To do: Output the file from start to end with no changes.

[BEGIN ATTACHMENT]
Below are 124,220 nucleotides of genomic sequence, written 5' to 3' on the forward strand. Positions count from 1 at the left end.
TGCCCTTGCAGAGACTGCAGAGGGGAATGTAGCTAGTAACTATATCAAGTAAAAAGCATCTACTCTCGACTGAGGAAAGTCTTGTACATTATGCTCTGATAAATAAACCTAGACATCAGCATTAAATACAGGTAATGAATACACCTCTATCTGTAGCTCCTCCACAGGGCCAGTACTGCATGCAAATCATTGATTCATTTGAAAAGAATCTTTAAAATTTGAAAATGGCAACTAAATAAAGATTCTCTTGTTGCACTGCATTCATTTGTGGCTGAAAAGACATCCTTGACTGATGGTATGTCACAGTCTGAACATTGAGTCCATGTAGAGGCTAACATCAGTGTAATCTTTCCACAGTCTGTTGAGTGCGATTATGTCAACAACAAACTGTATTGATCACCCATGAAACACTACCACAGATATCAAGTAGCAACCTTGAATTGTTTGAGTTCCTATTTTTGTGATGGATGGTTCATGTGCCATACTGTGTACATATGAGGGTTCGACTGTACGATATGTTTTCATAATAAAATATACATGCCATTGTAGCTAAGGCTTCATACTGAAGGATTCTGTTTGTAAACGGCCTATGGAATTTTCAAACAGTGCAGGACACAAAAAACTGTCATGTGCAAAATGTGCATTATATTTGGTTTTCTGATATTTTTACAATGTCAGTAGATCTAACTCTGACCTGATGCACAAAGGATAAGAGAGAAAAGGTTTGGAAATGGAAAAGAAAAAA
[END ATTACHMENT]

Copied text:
Below are 124,220 nucleotides of genomic sequence, written 5' to 3' on the forward strand. Positions count from 1 at the left end.
TGCCCTTGCAGAGACTGCAGAGGGGAATGTAGCTAGTAACTATATCAAGTAAAAAGCATCTACTCTCGACTGAGGAAAGTCTTGTACATTATGCTCTGATAAATAAACCTAGACATCAGCATTAAATACAGGTAATGAATACACCTCTATCTGTAGCTCCTCCACAGGGCCAGTACTGCATGCAAATCATTGATTCATTTGAAAAGAATCTTTAAAATTTGAAAATGGCAACTAAATAAAGATTCTCTTGTTGCACTGCATTCATTTGTGGCTGAAAAGACATCCTTGACTGATGGTATGTCACAGTCTGAACATTGAGTCCATGTAGAGGCTAACATCAGTGTAATCTTTCCACAGTCTGTTGAGTGCGATTATGTCAACAACAAACTGTATTGATCACCCATGAAACACTACCACAGATATCAAGTAGCAACCTTGAATTGTTTGAGTTCCTATTTTTGTGATGGATGGTTCATGTGCCATACTGTGTACATATGAGGGTTCGACTGTACGATATGTTTTCATAATAAAATATACATGCCATTGTAGCTAAGGCTTCATACTGAAGGATTCTGTTTGTAAACGGCCTATGGAATTTTCAAACAGTGCAGGACACAAAAAACTGTCATGTGCAAAATGTGCATTATATTTGGTTTTCTGATATTTTTACAATGTCAGTAGATCTAACTCTGACCTGATGCACAAAGGATAAGAGAGAAAAGGTTTGGAAATGGAAAAGAAAAAA